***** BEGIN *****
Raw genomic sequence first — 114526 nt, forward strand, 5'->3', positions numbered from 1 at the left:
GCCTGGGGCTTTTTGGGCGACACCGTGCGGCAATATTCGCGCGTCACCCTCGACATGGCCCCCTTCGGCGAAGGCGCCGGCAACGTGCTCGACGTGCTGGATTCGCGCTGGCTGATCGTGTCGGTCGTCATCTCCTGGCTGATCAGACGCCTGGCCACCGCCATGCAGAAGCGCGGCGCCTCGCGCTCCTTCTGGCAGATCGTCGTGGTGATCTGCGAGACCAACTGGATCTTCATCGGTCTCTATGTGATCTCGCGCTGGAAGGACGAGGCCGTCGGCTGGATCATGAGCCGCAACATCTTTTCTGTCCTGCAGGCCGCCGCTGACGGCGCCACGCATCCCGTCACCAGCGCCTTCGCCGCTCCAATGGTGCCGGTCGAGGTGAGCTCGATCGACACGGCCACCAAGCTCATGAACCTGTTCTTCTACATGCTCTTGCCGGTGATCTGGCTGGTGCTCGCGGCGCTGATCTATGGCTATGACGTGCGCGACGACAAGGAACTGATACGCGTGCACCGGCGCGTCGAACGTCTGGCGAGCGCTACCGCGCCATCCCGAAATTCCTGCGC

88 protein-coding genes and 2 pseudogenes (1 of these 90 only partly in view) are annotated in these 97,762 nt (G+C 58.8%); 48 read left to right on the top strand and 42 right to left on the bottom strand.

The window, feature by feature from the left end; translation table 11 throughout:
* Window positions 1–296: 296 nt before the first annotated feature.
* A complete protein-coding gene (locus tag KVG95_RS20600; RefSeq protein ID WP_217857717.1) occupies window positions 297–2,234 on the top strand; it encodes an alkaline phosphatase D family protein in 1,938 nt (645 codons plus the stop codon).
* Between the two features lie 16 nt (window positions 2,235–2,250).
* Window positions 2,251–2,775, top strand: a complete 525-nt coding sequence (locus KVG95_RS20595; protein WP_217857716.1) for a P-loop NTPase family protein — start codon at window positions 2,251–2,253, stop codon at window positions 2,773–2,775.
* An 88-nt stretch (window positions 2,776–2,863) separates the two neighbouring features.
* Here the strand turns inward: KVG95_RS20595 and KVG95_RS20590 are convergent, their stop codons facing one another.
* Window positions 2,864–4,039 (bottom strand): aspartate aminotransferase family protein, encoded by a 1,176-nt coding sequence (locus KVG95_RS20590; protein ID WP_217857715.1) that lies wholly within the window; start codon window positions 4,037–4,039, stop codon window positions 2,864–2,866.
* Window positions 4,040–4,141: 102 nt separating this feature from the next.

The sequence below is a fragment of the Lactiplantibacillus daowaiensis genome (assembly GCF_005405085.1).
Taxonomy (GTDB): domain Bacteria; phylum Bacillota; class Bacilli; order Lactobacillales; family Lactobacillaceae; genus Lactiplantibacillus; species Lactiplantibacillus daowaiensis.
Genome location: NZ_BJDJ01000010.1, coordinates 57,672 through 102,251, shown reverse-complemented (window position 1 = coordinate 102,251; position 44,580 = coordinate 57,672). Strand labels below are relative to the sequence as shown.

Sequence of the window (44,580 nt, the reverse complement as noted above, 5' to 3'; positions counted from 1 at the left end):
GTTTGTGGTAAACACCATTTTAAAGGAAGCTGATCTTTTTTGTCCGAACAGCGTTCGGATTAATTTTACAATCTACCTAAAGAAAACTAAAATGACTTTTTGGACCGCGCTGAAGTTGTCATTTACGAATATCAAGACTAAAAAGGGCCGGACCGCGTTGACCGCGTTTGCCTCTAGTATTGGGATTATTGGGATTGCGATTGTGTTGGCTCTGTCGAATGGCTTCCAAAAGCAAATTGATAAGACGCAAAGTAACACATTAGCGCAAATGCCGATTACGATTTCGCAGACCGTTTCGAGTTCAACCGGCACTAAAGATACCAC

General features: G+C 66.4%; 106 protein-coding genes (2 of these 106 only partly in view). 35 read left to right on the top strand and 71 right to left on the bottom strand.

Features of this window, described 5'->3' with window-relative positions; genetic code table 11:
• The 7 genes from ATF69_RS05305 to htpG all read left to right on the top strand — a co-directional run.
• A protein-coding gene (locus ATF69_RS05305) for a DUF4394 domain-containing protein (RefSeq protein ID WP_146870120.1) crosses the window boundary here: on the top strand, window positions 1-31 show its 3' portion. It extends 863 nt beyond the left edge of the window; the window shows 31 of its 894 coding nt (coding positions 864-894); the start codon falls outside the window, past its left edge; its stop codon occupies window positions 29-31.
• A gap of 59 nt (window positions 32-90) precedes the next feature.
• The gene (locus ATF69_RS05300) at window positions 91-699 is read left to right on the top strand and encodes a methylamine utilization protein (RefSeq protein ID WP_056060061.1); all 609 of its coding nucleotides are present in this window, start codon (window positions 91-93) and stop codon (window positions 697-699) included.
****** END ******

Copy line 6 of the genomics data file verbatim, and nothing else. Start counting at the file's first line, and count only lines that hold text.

* A complete protein-coding gene (locus tag KVG95_RS20600; RefSeq protein ID WP_217857717.1) occupies window positions 297–2,234 on the top strand; it encodes an alkaline phosphatase D family protein in 1,938 nt (645 codons plus the stop codon).